EV chargepoint management platform Fuuse has launched a scheme allowing businesses to use their charging assets in a bid to protect the UK’s energy supply this winter as the energy crisis intensifies.
In a bid to relieve pressure on the UK’s energy grid, in response to National Grid’s Demand Flexibility Service (DFS), Fuuse users who sign up to the scheme will be financially incentivised to turn down their vehicle charging during peak times.
Revealed within its 2022 winter strategy, National Grid ESO is taking an approach of preserving demand with the inclusion of the DFS. This service has been rapidly designed and developed, and will be contracted to run for an initial period of November 2022 to March 2023. Those taking part will be given 24 hours to react to signals from the operator.
Demand response events are expected to happen mainly between the hours of 8am and 10am, and 4pm and 8pm, and could occur any day of the week, Fuuse explained.
All participants will be notified via email the day prior to an event, with the Fuuse platform set to automatically handle the appropriate EV charging response.
“With the UK potentially facing the first planned power cuts in decades, it is imperative that everyone who can play their part in helping to keep Britain moving supports the scheme,” said Gary Highton, head of energy services at Fuuse.
“As a business with the innovative solutions and tools in place to facilitate demand response needed for the new Demand Flexibility Service, it is our responsibility to get as many organisations on board as possible.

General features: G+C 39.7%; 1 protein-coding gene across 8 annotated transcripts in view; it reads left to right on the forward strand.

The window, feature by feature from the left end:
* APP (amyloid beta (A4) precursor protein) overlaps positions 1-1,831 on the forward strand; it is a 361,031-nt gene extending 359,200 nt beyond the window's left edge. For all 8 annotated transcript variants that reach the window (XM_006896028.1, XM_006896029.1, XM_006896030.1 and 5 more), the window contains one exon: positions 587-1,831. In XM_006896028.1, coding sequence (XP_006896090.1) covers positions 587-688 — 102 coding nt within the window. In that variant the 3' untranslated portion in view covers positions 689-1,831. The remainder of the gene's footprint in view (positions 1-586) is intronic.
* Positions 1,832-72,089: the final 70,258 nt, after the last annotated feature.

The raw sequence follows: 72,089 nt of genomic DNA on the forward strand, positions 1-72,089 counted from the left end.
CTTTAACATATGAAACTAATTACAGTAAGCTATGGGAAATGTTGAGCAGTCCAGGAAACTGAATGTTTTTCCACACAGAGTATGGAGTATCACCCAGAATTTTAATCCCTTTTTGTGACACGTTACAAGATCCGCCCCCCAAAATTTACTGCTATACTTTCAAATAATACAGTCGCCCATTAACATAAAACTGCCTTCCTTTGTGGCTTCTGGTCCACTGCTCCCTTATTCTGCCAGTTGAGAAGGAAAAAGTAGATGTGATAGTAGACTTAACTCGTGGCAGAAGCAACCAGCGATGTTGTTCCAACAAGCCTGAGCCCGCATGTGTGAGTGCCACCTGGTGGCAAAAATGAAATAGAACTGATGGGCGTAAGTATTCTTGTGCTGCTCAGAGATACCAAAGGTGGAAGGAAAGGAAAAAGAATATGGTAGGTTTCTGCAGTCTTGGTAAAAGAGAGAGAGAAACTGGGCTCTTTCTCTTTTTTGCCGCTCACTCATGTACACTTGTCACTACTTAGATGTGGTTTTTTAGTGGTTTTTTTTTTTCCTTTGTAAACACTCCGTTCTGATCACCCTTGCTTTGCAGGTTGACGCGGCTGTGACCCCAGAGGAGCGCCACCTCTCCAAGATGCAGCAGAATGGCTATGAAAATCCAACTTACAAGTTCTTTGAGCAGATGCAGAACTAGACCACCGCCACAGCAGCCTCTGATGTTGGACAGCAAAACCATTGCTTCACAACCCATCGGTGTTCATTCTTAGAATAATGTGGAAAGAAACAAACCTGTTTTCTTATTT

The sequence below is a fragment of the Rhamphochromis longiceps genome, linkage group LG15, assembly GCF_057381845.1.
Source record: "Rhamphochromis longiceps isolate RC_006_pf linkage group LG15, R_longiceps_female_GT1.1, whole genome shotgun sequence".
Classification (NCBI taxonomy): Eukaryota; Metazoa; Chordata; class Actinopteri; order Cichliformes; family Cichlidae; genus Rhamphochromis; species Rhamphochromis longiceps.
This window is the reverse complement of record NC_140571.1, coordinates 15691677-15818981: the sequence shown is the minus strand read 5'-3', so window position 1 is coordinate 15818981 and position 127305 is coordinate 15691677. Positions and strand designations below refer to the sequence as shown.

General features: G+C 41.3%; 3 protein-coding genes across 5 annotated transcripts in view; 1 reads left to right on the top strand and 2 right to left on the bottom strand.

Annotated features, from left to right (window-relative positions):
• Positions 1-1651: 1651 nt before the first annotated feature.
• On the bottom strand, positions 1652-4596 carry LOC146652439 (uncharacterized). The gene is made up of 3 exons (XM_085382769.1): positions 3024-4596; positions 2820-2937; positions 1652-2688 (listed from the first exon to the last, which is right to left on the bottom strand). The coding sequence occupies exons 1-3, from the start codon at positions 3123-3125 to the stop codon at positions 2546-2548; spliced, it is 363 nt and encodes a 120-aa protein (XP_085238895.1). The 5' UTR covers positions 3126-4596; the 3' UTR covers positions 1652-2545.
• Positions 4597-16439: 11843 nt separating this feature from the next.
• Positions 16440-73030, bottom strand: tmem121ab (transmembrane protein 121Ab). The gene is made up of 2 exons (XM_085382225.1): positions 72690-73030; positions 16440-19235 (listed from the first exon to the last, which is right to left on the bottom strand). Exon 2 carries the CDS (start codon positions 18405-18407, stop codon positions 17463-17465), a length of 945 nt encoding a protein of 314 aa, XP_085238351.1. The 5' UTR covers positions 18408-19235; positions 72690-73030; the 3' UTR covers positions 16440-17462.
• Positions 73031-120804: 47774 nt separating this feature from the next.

“By enabling our customers to turn down their EV charging during peak demand via the Fuuse platform, we can not only ensure businesses generate revenue from the scheme but facilitate their social responsibilities at a time of unprecedented crisis.”
Similar to Fuuse, Flexitricity will provide market access to National Grid’s winter DFS in order to support businesses amid the energy crisis.
In allowing market access, businesses will be able to offset costs by reducing energy consumption during high-stress periods. This includes the evening peak and the morning peak when electricity consumption rises quickly and can cause issues with demand moving into the winter months.
The DFS initiative has previously been trialled together with Octopus Energy amongst others. Earlier in September, a number of suppliers weighed in on the ESO’s consultation on the DFS.
There is concern that the low level of incentive offered to consumers as part of the DFS may reduce its effectiveness, with too few customers choosing to be part of the scheme.